19 February 2009

"When I get out, I'll be short one brother."

It took a while to find the last offender I needed to see tonight. I called the unit to let them know I was sending Michael back down to them. Mike's grandmother had died and we talked to his family about the information I needed to get the paperwork started for a funeral trip. Now Mike was on his way back to the unit and there was another guy I needed to see.

This one--an officer had sent an email because Eli had gotten a letter that his brother had committed suicide, hung himself in a public park in the north part of the state.

Half an hour later, Eli still hadn't shown up. I went out into the chapel where things were in full swing, and just before another brother gave his testimony, I asked if Eli was in the room. He wasn't. I went back to my office and called the unit. The booth officer was mystified. "I sent him out of here two minutes after we talked. I gave him explicit instructions." Somehow, he hadn't made it. The officer called the gym, thinking Eli might have gone there.

Twenty minutes later, still no Eli. I called the officer at the lobby of our building. "I saw a guy looking teary-eyed who asked for you about half an hour ago. I told him to go straight through the chapel to the open door with the light on." But no Eli. The officer left his post, went into the chapel and interrupted the preacher, "Is there an Eli in here?"

Eli raised his hand. He got escorted to my office. Somehow, between the officer's desk and my door, he'd gotten sidetracked. No wonder.

He was full of guilt and remorse and sadness and "I don't get it." The family had lost two other sons and brothers in past years and the young man in front of me was only 20, crushed by this awful news. This dead brother had a body loaded with cocaine and Eli blamed himself for getting his brother started on cocaine. "If I'd been there, I would have seen it. I could have stopped him." And then he raged at his brother for giving up, for being a coward, for not asking for help.

"Have you ever experienced anything like this?" he wanted to know. I haven't, not quite like this, but I just listened. "When I get out, I'll be short one brother."

His tears were so much like those of Mike, like those of Lewis whose older brother died of cancer, of Dave whose ex-wife, mother of their kids, died in her sleep, of George whose uncle died--and his mother came from Missouri for the funeral and thought she might be able to visit her son, for the first time in 20 years. She'd lost him to state care when he was eight.

Used tissues are piled up in the garbage can, most of them twisted and shredded. My office holds the human explosion of emotions. The wreckage of so much loss is hard to comprehend.

Earlier this afternoon, I stopped to see a friend at the convent where she lives. Sr. Una is as straight-backed as they come, a woman from Ireland who is close to 90. Her memory isn't what it used to be, but she knows who I am and the work that I do. She has prayed for the offenders since I first started work at the prison almost ten years ago. She enlists the help of others and several of the sisters spend time in the chapel, going through a basket of prayer intentions that the offenders send. Sr. Una was helping to put together service sheets for tonight's vigil Mass. One of the sisters, the youngest in the house at 67, had died. (The oldest, 104, died two weeks earlier.) There was sadness at this table as the sisters worked, but they told stories about both the dead sisters and I was grateful because they had a common place to be together and they could share the stories.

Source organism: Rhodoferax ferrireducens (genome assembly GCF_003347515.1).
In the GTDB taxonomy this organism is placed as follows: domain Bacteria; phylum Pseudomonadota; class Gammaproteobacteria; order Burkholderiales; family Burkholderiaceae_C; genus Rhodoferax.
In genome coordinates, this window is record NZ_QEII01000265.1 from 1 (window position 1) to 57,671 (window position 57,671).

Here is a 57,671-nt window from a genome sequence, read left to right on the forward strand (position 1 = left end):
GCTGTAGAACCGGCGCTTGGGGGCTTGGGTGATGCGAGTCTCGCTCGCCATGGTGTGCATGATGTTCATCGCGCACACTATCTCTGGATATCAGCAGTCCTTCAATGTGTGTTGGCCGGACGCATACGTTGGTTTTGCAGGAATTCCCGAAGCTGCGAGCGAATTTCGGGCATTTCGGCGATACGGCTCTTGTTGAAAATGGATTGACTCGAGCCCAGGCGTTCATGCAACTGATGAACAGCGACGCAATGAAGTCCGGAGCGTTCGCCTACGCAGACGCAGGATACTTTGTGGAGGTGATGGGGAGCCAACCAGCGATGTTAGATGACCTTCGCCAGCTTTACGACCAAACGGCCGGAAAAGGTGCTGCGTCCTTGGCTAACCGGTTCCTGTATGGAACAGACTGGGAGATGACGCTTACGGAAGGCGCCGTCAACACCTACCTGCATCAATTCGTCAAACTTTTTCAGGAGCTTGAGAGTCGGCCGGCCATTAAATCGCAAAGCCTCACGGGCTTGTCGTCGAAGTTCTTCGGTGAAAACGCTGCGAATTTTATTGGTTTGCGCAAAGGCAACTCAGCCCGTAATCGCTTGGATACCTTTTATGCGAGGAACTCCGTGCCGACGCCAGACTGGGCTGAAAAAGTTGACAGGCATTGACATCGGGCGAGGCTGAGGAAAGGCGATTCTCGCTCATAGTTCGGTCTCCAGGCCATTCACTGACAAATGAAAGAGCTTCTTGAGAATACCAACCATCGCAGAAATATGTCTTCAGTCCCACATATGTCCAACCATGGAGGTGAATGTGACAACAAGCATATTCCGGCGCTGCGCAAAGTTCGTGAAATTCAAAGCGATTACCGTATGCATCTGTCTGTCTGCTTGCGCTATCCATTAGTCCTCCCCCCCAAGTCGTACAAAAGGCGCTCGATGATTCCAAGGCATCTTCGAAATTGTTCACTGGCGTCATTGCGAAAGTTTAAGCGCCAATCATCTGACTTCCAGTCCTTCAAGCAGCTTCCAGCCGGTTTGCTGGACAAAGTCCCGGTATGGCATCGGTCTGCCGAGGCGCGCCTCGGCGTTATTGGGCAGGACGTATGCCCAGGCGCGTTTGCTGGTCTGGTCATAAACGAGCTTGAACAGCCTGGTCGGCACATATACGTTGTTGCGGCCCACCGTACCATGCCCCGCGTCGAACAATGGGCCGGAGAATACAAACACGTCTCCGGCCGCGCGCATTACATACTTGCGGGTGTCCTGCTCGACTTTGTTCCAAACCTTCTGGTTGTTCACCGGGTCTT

The men in prison often miss out on that piece in their grief.

10 February 2009

Plan Ahead. Your Life Awaits.

In between what seemed like a gazillion rosary and bible requests on Monday, there were at least a jillion phone calls. Most of them were pretty easy to deal with, but then there was this one:

Ring. Ring.

"Good afternoon. Chaplain O'Donnell."

"Chaplain? Hello, my name is Kyle."

Kyle had a few questions to ask. "I understand that usually a community college is associated with a prison. Is that true of where you are?"

It is. Centralia Community College staffs our education center.

"And are there any classes to take beyond the GED courses?"

Because we're a receiving prison, we really don't offer much. GED, yes. And some Information Technology Certificate classes. Some of the guys are real whizzes with computer programs. I explain all this, and when he asks if people can take anything they want, I tell him that most everyone in general population has to work and keep the place running, so they may have time for one class at a time.

"But really, " I say, "you should be talking to the Education folks. Could I transfer you to them?" That was fine with him, but now, I was curious.

"If you don't mind my asking, why are you interested in our education programs?"

There's a very small silence, then Kyle says, "Well, I'm going to be an inmate there and I'm trying to plan ahead."

I wished him luck, then transferred the call. Then I laughed.

We work so hard to get offenders to make plans for when they release from prison. This was my first experience with someone who was taking planning seriously.

I almost told Kyle to look me up when he gets here. But I didn't. I have a feeling I'll run across him anyway.